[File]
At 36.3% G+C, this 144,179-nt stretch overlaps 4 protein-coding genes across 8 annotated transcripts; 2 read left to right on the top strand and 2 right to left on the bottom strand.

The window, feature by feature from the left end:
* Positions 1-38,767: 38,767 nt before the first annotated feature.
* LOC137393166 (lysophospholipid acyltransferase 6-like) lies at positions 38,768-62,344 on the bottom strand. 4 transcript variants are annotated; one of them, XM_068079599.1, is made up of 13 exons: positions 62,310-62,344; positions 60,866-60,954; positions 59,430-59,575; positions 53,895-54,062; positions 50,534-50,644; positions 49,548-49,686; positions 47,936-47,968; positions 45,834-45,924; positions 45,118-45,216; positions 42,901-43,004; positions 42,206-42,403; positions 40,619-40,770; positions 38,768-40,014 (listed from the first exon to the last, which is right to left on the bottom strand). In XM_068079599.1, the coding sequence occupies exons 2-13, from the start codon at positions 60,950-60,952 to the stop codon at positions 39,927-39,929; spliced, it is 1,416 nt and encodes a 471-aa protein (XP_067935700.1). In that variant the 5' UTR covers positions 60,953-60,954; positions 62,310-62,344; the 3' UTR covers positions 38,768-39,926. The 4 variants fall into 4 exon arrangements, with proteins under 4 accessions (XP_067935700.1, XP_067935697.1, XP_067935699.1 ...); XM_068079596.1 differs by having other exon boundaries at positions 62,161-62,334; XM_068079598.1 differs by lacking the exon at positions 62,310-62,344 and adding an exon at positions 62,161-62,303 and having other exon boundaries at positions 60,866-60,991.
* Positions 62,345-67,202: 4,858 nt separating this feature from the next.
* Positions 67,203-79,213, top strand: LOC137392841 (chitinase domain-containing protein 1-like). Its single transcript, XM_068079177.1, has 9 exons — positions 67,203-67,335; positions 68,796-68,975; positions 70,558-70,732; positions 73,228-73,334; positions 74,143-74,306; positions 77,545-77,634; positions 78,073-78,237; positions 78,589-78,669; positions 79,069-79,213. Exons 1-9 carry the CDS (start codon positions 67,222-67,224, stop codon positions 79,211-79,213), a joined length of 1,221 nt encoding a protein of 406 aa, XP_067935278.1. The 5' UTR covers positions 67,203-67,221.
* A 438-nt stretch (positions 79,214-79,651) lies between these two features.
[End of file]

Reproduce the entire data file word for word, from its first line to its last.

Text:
At 36.3% G+C, this 144,179-nt stretch overlaps 4 protein-coding genes across 8 annotated transcripts; 2 read left to right on the top strand and 2 right to left on the bottom strand.

The window, feature by feature from the left end:
* Positions 1-38,767: 38,767 nt before the first annotated feature.
* LOC137393166 (lysophospholipid acyltransferase 6-like) lies at positions 38,768-62,344 on the bottom strand. 4 transcript variants are annotated; one of them, XM_068079599.1, is made up of 13 exons: positions 62,310-62,344; positions 60,866-60,954; positions 59,430-59,575; positions 53,895-54,062; positions 50,534-50,644; positions 49,548-49,686; positions 47,936-47,968; positions 45,834-45,924; positions 45,118-45,216; positions 42,901-43,004; positions 42,206-42,403; positions 40,619-40,770; positions 38,768-40,014 (listed from the first exon to the last, which is right to left on the bottom strand). In XM_068079599.1, the coding sequence occupies exons 2-13, from the start codon at positions 60,950-60,952 to the stop codon at positions 39,927-39,929; spliced, it is 1,416 nt and encodes a 471-aa protein (XP_067935700.1). In that variant the 5' UTR covers positions 60,953-60,954; positions 62,310-62,344; the 3' UTR covers positions 38,768-39,926. The 4 variants fall into 4 exon arrangements, with proteins under 4 accessions (XP_067935700.1, XP_067935697.1, XP_067935699.1 ...); XM_068079596.1 differs by having other exon boundaries at positions 62,161-62,334; XM_068079598.1 differs by lacking the exon at positions 62,310-62,344 and adding an exon at positions 62,161-62,303 and having other exon boundaries at positions 60,866-60,991.
* Positions 62,345-67,202: 4,858 nt separating this feature from the next.
* Positions 67,203-79,213, top strand: LOC137392841 (chitinase domain-containing protein 1-like). Its single transcript, XM_068079177.1, has 9 exons — positions 67,203-67,335; positions 68,796-68,975; positions 70,558-70,732; positions 73,228-73,334; positions 74,143-74,306; positions 77,545-77,634; positions 78,073-78,237; positions 78,589-78,669; positions 79,069-79,213. Exons 1-9 carry the CDS (start codon positions 67,222-67,224, stop codon positions 79,211-79,213), a joined length of 1,221 nt encoding a protein of 406 aa, XP_067935278.1. The 5' UTR covers positions 67,203-67,221.
* A 438-nt stretch (positions 79,214-79,651) lies between these two features.